The Hour, Montreal
By Stefan Christoff
2 April 2009
Opposition is growing over a controversial bilateral trade agreement Canada signed with Colombia in November, the largest trade accord in the Americas after NAFTA.
A recent wave of political killings by paramilitary groups and government security forces in Colombia has systematically targeted union organizers and social activists, again raising concerns over Colombia’s ability to enforce its own laws and protect workers.
Prime Minister Stephen Harper announced the trade pact in a joint press conference with right-wing Colombian president Alvaro Uribe over four months ago, but legislation won’t be approved for the agreement by either country until sometime in January 2010.
In a report published last year, Amnesty International took Colombia to task for human rights violations: "Paramilitary groups, often acting in collusion with or with the acquiescence of the [government] security forces, have been responsible for most of the killings of trade unionists... the aim of such threats and killings is clear - to undermine and discredit the work of trade unionists."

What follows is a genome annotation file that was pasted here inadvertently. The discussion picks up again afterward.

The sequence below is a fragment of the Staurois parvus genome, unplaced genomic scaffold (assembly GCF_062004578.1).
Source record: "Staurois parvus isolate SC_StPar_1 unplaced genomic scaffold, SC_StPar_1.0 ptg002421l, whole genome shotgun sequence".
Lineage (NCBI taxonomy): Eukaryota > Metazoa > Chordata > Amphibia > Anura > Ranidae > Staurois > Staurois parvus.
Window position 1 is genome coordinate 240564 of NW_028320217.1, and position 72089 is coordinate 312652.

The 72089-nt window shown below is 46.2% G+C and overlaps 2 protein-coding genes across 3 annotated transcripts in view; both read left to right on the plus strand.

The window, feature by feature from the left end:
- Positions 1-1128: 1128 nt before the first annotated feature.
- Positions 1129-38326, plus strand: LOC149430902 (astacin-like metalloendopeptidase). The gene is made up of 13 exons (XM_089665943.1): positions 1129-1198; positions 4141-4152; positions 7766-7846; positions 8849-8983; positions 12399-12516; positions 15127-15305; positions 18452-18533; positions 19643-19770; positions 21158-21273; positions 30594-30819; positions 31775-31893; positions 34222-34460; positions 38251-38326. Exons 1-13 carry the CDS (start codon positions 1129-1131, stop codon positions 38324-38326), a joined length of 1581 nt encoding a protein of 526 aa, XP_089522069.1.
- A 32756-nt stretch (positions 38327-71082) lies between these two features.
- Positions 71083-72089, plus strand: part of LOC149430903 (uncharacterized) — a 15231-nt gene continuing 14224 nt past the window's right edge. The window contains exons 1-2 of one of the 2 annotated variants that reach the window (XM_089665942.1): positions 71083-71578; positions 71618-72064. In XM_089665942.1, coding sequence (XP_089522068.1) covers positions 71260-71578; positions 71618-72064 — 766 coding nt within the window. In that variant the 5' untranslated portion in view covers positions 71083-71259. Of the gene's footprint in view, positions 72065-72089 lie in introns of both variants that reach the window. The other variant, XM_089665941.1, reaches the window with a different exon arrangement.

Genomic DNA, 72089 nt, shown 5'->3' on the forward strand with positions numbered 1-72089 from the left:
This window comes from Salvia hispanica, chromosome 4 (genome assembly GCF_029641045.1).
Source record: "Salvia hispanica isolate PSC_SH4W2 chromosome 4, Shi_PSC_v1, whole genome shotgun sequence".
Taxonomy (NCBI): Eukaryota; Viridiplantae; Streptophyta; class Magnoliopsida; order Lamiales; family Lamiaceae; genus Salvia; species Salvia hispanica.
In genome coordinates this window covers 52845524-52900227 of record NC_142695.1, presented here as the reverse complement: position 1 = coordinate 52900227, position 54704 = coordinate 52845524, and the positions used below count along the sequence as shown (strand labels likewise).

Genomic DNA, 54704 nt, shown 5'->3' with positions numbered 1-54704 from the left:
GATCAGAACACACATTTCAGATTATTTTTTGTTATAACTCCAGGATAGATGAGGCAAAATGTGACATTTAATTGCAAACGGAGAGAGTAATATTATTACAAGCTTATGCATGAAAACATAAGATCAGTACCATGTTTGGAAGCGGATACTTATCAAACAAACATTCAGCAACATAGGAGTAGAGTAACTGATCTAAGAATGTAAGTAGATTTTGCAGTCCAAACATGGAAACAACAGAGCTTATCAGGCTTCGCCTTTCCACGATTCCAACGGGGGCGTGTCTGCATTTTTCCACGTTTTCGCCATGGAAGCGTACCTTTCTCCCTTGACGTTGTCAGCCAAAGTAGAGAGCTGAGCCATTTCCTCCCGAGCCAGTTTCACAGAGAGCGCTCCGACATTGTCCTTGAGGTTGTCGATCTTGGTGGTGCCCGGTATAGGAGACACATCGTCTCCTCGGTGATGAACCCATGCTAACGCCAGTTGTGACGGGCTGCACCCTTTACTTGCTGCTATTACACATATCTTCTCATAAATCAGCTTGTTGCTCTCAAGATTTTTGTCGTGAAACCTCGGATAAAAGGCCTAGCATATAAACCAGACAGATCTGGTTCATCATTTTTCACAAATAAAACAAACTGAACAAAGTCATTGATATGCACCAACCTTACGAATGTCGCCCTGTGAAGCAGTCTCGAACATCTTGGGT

"A clear responsibility for the killings rests with the Uribe government, so it’s crazy that the Canadian government signed an accord with a government that has clearly carried out crimes against humanity," says Tania Hallé, an activist with Projet Accompagnement Solidarité Colombie. "Harper is signing an accord
with a president [and] government that should be brought before the International Criminal Court."
Starting this week in Montreal, PASC will co-ordinate three weeks of actions and events to oppose the accord. For a full list of scheduled events, visit www.pasc.ca.